The Sensia 200D Connect will be available in the UK during the first quarter of 2012 with a recommend retail price of £249.99.

Robert’s Radio Messenger, Record R and Fusion

Robert’s Radio have been around for 80 years and over time have become a staple of well to do kitchens and living rooms across the land. Unlike some traditional brands however, they haven’t hidden behind their classic status as a reason to stagnate and they invited us down to have a hands on with some of their latest innovations in radio.

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The most eye-catching radio on offer (with the possible exception of the Union Jack Revival radio) was the Messenger DAB/FM, affectionately dubbed the “egg timer radio” by everyone in the room. Asides from the basic DAB and FM radio functionality, the Messenger packed a host of kitchen-based innovations. There’s a little button on the top that allows you to record simple voice memos – “dinner’s in the oven”, “microwave this for 5 minutes” etc. It’s a neat touch to a sleek unit that is clearly designed to blend in with a modern kitchen. There is of course also an egg timer. RRP £100.

Ever been in the middle of listening to a fascinating debate on the wireless and had to answer the doorbell (or the call of nature)? The Robert’s Record R brings PVR like functionality to DAB and FM radio and enables you to pause or rewind live radio (for up to 60 minutes, after which you can head to the iPlayer). As the name suggests you can also record DAB and FM radio onto an SD card, which records in DRM-free mp3 format that you can playback on any compatible device without restrictions. RRP£100

The ubiquity of iDevices has not escaped Robert’s and they continue to develop their range of dock offerings, fanciest of which was the Fusion, a DAB/FM which has a hidden iPod dock that, at the press of a button, flips out and holds your iPod in either portrait or landscape. Nifty.

For more see www.robertsradio.co.uk

Father’s Day: Gifts for gadget geek dads

Father’s Day is on June 21, and the good news is that gone are the days when you poor dads had to look delighted when you unwrapped yet another tie, pair of socks or cufflinks. In these high-tech times, there are loads of ideas for dads, whatever your budget. So, if you’re looking for your own dad, or are a dad hoping to drop a few heavy hints, we hope we have something for everyone.

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Feature packed and compact, the X-HM50 Micro Hi-Fi system from Pioneer has a CD slot, if Dad has not managed to upgrade to digital music just yet, but if he’s a bit more ‘down with the kids’, the built-in iPod Dock will let him listen to his tunes from his iPod or iPhone and control them from the comfort of his sofa with the remote control. The system also has two powerful 50-watt speakers and a DAB/FM radio tuner for listening to the football. The price? £299. More at http://www.pioneer.eu/uk/products/42/202/227/X-HM50-K/index.html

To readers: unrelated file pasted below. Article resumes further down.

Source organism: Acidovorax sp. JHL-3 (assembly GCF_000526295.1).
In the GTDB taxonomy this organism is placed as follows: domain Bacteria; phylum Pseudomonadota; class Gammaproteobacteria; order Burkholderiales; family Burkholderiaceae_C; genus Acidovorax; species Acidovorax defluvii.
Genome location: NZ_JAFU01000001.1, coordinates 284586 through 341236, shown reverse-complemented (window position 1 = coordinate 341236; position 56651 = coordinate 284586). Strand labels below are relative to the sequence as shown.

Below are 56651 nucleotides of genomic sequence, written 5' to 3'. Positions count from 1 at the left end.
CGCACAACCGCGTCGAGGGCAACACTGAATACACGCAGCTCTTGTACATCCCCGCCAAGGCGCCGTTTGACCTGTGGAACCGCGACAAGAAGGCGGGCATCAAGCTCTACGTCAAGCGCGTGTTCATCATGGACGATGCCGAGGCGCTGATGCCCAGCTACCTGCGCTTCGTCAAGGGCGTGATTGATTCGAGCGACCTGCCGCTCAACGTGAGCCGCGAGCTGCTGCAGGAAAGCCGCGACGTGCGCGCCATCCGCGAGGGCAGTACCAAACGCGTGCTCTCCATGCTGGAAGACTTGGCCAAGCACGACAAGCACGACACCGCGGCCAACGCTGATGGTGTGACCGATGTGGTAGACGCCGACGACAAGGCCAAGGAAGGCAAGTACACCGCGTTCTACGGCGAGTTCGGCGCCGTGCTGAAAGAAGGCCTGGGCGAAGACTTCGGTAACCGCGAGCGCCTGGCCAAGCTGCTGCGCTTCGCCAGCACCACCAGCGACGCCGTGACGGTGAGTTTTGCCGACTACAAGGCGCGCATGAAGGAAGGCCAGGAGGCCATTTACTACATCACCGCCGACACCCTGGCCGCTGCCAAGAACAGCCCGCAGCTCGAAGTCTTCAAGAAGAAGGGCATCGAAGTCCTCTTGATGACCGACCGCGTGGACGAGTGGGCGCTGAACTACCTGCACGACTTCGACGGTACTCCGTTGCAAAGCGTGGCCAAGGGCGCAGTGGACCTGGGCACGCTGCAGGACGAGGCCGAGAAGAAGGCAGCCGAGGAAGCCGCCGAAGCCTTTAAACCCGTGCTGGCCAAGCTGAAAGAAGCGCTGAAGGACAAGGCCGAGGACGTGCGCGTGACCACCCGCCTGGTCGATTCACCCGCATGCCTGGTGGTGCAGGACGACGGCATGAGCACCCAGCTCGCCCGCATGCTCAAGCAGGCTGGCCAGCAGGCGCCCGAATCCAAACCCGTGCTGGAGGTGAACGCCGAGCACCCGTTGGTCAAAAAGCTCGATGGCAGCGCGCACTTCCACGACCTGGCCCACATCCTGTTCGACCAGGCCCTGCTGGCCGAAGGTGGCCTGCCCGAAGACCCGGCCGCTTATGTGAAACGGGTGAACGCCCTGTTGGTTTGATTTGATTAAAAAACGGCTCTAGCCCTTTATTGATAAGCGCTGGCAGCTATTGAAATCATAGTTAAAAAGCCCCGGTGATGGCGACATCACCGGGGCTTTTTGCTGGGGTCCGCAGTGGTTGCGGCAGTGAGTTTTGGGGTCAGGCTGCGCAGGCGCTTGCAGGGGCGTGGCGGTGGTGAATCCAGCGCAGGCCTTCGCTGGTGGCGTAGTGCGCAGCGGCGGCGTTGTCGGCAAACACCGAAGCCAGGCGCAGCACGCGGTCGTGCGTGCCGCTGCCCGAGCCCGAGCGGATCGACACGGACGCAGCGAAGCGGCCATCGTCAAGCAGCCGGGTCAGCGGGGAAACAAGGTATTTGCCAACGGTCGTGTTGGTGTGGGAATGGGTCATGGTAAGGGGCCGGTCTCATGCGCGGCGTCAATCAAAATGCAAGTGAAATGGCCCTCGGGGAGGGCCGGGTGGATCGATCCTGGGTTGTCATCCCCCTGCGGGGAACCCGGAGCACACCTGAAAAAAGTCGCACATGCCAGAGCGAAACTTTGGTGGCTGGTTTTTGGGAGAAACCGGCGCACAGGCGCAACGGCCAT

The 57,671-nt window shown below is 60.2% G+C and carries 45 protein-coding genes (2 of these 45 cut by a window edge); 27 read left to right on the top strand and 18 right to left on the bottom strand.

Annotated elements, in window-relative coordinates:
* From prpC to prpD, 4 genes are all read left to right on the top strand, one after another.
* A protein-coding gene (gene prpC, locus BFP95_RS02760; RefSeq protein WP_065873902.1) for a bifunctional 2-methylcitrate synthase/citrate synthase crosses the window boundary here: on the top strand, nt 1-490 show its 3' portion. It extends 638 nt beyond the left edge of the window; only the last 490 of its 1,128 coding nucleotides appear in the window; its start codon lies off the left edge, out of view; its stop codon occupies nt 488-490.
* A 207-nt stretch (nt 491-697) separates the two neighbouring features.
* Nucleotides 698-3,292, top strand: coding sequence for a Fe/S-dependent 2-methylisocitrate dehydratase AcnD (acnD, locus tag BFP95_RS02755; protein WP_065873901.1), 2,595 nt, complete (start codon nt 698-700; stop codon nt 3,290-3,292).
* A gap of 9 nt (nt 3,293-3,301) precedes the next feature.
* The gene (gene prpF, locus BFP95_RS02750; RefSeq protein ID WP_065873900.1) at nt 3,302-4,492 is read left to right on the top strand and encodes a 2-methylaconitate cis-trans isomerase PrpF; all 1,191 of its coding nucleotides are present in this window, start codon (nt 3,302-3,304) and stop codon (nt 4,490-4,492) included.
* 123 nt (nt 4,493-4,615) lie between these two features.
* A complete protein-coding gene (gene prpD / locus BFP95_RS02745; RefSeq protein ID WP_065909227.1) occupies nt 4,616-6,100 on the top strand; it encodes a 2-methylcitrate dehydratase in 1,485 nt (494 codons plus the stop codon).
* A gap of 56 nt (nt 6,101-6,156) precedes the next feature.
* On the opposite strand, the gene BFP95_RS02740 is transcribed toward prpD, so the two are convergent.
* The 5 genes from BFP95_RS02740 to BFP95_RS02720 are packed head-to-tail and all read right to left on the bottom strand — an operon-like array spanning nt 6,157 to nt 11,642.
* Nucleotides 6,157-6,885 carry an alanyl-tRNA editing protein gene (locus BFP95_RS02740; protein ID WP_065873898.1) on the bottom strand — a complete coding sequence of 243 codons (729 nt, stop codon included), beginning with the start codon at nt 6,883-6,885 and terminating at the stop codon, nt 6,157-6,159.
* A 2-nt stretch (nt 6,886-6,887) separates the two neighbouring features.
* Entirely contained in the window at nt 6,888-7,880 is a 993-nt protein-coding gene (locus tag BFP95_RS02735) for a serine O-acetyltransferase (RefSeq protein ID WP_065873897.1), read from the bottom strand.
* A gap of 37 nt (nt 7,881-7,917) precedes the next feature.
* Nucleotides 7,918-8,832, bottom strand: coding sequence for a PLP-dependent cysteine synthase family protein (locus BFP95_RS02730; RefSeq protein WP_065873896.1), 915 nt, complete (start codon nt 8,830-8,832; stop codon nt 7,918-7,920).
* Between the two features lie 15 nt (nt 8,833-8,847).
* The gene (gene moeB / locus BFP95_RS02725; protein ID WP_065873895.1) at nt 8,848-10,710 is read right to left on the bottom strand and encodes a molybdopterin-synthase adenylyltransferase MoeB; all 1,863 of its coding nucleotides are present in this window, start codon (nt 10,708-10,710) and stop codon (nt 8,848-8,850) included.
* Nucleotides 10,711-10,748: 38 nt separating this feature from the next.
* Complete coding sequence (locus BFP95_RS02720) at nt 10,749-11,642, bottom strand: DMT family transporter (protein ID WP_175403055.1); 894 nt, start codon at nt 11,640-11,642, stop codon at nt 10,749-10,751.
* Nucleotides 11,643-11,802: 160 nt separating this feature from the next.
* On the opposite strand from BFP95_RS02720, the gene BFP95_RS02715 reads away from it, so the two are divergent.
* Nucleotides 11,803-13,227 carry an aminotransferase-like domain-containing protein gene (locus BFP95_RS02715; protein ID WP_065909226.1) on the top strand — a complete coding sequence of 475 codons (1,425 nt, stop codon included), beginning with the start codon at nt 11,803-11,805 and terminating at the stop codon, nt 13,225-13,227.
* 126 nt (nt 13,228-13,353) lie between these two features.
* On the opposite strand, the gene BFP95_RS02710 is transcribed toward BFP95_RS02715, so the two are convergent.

If he loves his car and his iPhone, Oxygen Audio is offering a chance to integrate the phone with the car stereo with its O-Car, which makes the phone the central control unit for the stereo system. The integrated head unit lets you control functions through the iPhone’s touch-screen. The iPhone fits directly into the system and offers four 55W amp links to the car’s speakers so that you can listen to music via the phone’s iPod, and make and receive hands-free calls or pair with a Bluetooth headset. Find out more at www.oxygenaudio.com.

SQOOM

If you think dad should start taking care of his appearance, perhaps he’ll be persuaded by this latest techno-beauty product, which comes from Germany. SQOOM is a skin treatment system that is being sold online at Harrods and claims to make the skin look, brighter, tighter and more radiant. The handheld sonic device delivers specially developed gels into the skin, using a mixture of ultrasound and ionisation to massage deep into the skin. A number of gels are available to treat problems such as sports injuries, acnes, dry flaky skin, and scars. The device comesi n black or silver and costs a rather eye-watering £529 for a set including two gels. But hey, surely your dad is worth it? Buy online at www.harrods.com